Through the Mist is a regular column from Luke Le Page covering everything World of Warcraft. If you’d like something covered in a future column, drop us a line!
This piece has taken a lot longer to write than I had originally hoped. This is mainly due to the fact that I could not f find a fresh run using the Looking For Raid (LFR) system for most of the first week. It finally happened on Tuesday morning and I decided to push the piece back to preview all six bosses as three more would come out that night. Unfortunately I could only find a group with two bosses down, so the second part of the raid will have to wait until after the weekend.
My initial impression upon zoning in was positive. The environment felt epic and I immediately felt like this was a zone where something big was about to go down. Whether it did or not doesn’t really factor into this column – I just wanted to get across that Blizzard have recaptured some of the epic grandeur of raid zones that we have seen in the past.
I will refrain from describing the boss mechanics; there are dozens of sites out there that can do that for you. This is an opinion column so I will stick to giving you my impressions of the fights.
The first boss, The Stone Guard consists of four stone Quillen, three of which are active each week. The fight on normal 10 and 25 man modes looks to feature some interesting mechanics. Unfortunately as with the LFR bosses we saw in Cataclysm, many of these impressive mechanics can be ignored. The LFR strategy consisted of stacking all 3 mobs together and ignoring everything but dps. I can see this being an excellent test of raid coordination in 10 and 25 man.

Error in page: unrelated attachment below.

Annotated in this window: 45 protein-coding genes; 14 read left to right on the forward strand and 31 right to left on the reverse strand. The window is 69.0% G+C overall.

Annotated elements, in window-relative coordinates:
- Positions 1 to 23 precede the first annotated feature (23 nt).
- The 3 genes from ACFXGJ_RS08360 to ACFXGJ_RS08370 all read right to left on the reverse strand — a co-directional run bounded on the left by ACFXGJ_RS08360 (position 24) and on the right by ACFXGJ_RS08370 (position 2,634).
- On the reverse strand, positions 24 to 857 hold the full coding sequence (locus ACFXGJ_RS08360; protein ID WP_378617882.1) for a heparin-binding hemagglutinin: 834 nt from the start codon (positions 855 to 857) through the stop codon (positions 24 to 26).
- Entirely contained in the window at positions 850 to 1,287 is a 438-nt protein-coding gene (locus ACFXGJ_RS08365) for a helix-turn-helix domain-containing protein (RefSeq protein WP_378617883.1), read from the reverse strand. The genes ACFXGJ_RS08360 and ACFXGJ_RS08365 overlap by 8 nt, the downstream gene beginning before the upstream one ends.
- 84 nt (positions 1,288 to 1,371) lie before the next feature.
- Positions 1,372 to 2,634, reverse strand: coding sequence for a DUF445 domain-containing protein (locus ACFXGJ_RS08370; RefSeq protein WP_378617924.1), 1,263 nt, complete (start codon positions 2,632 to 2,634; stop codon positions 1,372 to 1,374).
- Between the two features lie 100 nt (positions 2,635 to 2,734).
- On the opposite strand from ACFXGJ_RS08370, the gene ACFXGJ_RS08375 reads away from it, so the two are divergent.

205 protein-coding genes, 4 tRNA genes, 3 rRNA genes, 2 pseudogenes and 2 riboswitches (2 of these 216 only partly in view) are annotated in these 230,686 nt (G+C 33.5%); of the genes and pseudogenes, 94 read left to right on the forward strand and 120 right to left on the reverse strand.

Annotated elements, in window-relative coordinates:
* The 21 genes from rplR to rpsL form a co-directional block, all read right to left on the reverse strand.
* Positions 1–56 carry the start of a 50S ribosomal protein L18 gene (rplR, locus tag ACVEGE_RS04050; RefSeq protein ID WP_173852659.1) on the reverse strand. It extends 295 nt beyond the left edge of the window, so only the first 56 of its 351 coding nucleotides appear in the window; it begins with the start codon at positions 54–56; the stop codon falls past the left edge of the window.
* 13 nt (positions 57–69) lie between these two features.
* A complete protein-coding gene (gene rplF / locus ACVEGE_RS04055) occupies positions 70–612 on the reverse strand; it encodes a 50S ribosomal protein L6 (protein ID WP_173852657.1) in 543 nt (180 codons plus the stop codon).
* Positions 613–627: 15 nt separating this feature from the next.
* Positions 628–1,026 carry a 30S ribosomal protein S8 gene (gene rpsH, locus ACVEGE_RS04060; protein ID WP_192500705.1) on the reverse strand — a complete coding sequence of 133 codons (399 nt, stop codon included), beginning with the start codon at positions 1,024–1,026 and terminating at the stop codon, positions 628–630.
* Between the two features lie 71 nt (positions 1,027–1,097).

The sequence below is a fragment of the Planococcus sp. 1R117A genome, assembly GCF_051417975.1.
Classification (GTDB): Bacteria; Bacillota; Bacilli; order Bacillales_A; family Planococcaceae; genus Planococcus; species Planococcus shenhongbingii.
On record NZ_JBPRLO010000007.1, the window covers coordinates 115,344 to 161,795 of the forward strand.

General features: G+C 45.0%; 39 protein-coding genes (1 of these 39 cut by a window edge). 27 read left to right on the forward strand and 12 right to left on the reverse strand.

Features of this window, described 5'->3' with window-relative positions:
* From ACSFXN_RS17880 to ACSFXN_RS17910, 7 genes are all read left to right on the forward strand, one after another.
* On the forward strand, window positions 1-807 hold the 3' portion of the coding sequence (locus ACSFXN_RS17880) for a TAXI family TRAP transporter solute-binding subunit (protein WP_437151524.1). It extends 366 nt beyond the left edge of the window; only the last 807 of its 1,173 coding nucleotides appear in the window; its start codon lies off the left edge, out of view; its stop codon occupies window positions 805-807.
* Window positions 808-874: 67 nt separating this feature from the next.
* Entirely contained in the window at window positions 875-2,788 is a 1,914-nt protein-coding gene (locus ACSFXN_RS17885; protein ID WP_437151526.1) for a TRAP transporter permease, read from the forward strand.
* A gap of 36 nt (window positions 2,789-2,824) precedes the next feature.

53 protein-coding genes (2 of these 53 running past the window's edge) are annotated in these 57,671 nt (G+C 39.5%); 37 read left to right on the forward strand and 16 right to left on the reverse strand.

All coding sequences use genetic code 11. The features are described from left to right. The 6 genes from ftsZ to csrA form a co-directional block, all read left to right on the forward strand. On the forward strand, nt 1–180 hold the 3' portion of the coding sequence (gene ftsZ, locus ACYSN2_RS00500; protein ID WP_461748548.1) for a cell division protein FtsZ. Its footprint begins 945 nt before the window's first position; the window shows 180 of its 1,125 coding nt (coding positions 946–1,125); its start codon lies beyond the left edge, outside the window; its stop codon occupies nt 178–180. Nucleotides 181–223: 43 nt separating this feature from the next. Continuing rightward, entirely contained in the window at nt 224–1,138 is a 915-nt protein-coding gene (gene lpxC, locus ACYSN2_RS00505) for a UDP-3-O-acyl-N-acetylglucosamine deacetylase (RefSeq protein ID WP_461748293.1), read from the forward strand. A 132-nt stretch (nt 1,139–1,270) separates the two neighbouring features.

The second boss, Feng the Accursed is a fairly intimidating looking Mogu. Unlike the first boss, this required some concentration from players; particularly in the final phase where players had the Arcane Resonance debuff. This caused a wipe in my group due to a player not paying attention and I have to say it is nice to see some consequences for ignoring mechanics in LFR. The rest of the fight was relatively straightforward from a melee perspective – dodge bad things on the ground and stay behind the boss.
The final boss of this portion of the zone was quite a surprise. As some of you know I skipped a lot of the Townlong Steppes zone as I chased a quest chain while levelling and apparently I missed some interesting happenings with the Zandalari Trolls. I was quite surprised and excited to see Gara’jal the Spiritbinder in the zone. The fight lived up to many of my memories of previous troll bosses from the ZG and ZA raid days. Gara’jal reminded me of the original Jindo the Hexxer encounter in the Zul Gurub raid zone. DPS primarily focused on the boss – whilst this was occurring invisible spirits would attack and neutralise players. Players are required to enter the spirit world (through the use of a totem dropped by the boss) and kill these spirits before they take out the raid. This was a relatively simple encounter on this difficulty level but I can see the spirits becoming quite a handful in 10 and 25 man versions as well as in less skilled LFR teams.
Overall I quite enjoyed the zone. The fights, whilst straightforward required players for the most part to pay attention to what was going on around them. It’s a nice start to an expansion and I hope that as LFR progresses through the tiers the encounters continue to build on this foundation and increase in difficulty.
Finally, I just wanted to vent about the Elder Charm of Good Fortune. I have now used seven of these charms, one on each boss in the LFR raids as well as on Sha of Anger and received no items. I understand that they offer players a ‘chance’ at extra loot, however given the time put into getting them (a minimum of 45 dailies, if you do the ones that give two of the lower ones) per three Elder Charms, it is not beyond the realms of expectation that players would receive something out of 7 uses.
What’s your take?